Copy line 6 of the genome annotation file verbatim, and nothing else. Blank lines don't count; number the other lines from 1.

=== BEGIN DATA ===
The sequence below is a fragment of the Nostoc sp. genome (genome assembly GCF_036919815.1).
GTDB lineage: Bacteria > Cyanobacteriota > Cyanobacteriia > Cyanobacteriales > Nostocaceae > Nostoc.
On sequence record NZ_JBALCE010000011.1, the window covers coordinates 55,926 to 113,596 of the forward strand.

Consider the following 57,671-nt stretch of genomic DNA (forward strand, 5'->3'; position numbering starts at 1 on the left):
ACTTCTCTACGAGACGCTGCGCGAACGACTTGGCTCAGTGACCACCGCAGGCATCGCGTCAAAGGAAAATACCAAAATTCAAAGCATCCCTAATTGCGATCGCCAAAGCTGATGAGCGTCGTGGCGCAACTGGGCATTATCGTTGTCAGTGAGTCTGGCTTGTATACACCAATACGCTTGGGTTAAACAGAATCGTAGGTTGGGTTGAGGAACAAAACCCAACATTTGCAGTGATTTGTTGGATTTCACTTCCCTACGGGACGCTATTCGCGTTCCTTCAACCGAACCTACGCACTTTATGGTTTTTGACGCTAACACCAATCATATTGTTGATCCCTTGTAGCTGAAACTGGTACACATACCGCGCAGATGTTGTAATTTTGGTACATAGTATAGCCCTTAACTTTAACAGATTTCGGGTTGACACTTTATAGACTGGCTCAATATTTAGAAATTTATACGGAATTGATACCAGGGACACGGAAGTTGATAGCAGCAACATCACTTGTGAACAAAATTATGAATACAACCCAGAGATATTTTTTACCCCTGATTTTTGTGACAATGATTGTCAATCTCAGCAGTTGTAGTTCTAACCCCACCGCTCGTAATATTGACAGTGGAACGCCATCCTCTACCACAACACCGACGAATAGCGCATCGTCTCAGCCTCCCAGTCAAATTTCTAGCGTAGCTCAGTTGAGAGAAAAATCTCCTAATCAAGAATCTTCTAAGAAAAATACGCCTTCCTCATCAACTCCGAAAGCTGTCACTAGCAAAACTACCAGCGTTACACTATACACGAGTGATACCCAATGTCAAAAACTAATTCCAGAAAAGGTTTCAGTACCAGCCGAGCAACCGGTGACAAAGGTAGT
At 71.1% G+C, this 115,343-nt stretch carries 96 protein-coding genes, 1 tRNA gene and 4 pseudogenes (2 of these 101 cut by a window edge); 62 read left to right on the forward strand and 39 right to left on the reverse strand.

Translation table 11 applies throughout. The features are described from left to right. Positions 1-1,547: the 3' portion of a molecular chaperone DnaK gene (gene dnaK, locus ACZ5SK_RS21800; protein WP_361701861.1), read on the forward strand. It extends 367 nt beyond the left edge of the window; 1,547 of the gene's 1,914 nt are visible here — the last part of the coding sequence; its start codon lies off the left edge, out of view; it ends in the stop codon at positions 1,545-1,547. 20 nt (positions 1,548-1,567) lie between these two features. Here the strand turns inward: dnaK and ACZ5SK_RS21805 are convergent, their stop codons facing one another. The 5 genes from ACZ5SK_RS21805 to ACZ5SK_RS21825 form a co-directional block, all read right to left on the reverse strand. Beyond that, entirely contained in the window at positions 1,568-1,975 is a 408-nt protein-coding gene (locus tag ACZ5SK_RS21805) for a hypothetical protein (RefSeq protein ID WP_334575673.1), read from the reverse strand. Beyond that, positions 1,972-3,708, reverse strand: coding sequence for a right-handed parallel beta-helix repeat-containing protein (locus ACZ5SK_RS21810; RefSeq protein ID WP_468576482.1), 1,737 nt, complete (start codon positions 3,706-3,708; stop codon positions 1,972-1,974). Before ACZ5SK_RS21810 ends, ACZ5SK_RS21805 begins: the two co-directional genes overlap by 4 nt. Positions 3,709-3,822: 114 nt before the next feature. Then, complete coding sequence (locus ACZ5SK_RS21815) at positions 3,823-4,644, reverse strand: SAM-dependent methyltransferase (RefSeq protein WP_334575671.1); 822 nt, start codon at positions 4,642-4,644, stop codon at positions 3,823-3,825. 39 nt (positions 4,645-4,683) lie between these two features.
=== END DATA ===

At 71.1% G+C, this 115,343-nt stretch carries 96 protein-coding genes, 1 tRNA gene and 4 pseudogenes (2 of these 101 cut by a window edge); 62 read left to right on the forward strand and 39 right to left on the reverse strand.